Sitting in the press box at Tropicana Field this afternoon about 3 o’clock, several of us writers heard some noise coming from the catwalk high atop the ballpark. And I mean, high. It soon became evident there were some people up there — and with the aid of binoculars, it was soon realized that those people were Mariners. Specifically, relievers Charlie Furbush, Tom Wilhelmsen, Lucas Luetge, and Steve Delabar, along with outfielder Casper Wells. I snapped the picture above — I’m pretty sure it’s Furbush.
The Mariners have some problems to deal with this year, but acrophobia is apparently not one of them. Marc Topkin of the Tampa Bay Times, who has covered the team since its inception in 1998, said he’s never seen any visiting players up there. When that was relayed to Wilhelmsen, he said, “We think outside the box in Seattle.”
Furbush added, “Call us the Catwalkers.”
The Catwalkers stayed up there about 15 minutes, walking around a bit, signing a dusty wall where those intrepid enough to go up there get to immortalize their achievement (or at least until the dust is wiped away), and taking a few pictures. Furbush agreed to e-mail me one of his pictures, which I present here. Photo credit: Charlie Furbush, left-handed pitcher. Pretty neat picture.
Everyone agreed it was a thrilling experience. Delabar said they contemplated dropping some baseballs and trying to see who could hit the star in center field, but they didn’t have any balls with them. At one point, a player, believed to be Wells (who denied it, but not very convincingly), yelled in a fake tremulous voice, “Get me out of here!”
Said Wells of the excursion: “it was just kind of spontaneous. I went with the crowd. I guess if they said do you want to jump off a bridge, I’d do that too. I’ll just do whatever everyone else is doing. It was fun, I didn’t know it would be that intense. As we were going up, I said, OK, this is up there. There’s not much between me and the ground. My legs were a little jello-y. It felt like I was in my first big-league at-bat again. It was good. Got me prepared for the game.”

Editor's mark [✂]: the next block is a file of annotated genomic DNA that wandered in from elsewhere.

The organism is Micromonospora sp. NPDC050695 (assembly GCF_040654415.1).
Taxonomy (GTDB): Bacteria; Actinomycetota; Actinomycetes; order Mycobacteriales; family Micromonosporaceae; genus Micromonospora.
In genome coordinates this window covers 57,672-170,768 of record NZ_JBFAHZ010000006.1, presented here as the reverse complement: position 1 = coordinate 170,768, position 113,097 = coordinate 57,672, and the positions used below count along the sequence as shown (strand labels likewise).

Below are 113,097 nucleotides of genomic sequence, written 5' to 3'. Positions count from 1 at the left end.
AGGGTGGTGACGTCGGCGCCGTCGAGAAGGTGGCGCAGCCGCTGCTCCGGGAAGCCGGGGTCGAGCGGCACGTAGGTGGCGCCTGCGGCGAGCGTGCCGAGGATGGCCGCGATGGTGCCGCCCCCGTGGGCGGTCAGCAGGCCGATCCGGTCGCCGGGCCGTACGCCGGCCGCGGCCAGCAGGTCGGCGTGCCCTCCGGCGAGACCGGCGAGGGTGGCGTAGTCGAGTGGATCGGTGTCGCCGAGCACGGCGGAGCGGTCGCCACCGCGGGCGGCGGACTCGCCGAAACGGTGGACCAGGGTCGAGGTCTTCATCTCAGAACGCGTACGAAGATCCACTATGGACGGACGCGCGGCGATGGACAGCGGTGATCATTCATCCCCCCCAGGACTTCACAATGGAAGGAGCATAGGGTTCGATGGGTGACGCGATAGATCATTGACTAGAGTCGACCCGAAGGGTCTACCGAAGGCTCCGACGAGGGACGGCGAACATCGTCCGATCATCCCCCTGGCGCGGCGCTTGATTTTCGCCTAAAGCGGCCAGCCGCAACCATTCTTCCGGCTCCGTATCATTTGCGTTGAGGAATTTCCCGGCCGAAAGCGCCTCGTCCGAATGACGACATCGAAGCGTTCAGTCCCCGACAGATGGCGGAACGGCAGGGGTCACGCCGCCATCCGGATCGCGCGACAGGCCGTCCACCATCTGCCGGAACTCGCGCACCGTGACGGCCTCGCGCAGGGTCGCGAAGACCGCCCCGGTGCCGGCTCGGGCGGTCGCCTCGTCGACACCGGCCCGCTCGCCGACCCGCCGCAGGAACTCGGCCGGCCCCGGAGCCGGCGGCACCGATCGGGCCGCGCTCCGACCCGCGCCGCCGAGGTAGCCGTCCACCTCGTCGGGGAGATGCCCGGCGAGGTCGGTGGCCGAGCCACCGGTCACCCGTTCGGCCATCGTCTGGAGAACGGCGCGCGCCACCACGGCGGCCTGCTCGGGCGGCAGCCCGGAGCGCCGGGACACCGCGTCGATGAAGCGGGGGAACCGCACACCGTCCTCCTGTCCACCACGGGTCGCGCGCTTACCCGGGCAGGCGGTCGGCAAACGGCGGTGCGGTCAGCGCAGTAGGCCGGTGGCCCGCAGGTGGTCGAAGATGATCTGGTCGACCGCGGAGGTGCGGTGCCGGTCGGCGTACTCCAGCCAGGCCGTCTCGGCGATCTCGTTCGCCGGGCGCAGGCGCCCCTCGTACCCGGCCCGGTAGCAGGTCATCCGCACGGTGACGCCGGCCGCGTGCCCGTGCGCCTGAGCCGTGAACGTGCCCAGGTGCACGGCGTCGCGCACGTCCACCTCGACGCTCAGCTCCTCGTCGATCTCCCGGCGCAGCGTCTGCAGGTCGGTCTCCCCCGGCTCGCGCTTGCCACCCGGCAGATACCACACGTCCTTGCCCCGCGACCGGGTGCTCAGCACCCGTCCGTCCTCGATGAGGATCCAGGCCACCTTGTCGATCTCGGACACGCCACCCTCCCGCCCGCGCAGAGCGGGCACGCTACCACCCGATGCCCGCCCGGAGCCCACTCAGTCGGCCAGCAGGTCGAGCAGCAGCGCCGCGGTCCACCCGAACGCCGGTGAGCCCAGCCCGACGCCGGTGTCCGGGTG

The route to the catwalk, which the players were told is 420 up in the air, is via elevator, followed by a circuitious route of stairs and ladders. The catwalk they went to is called the “A” ring, the highest, and smallest, of the three co-centric rings above the field.
“I think it was more nerveracking going down than going up,” Wilhelmsen said.
Delabar noted it was very hot up there, to which Wilhelmsen said, “Heat must rise. Hear that, kids: Heat rises. It’s a science project.”
“It was fun,” he added. “I heard we could get up there last year when we were here. So I’ve been wanting to do it for a year. Now we have to go up to Toronto and do that one. I hear that one is a little taller.”
Furbush said that when they signed their names in dust, they thought they saw John Elway’s name.
“Luetge said it looked like a J and an E, so we went with it,” he said. “It was.kind of like, I wouldn’t say exactly the same, as signing inside the wall at Fenway Park.”
Said Furbush: “I’d definitely go up again. But you get up there, and you have to climb this tiny little ladder to get on the catwalk, and another stairs and another stairs and another stairs. You’re saying, ‘Oh, my God.’ Crazy. I can’t imagine working up there. Once we got up there, everyone realized how high we were. OK, that’s good. All I need to see; now let’s get out of here. It was cool, though. Really cool.”
Someone asked Furbush which of his teammates he’d most like to see up there. Chone Figgins was standing nearby, so Furbush said, “Figgins.”
Figgins shook his head. “No chance. No chance.”
My sentiments exactly.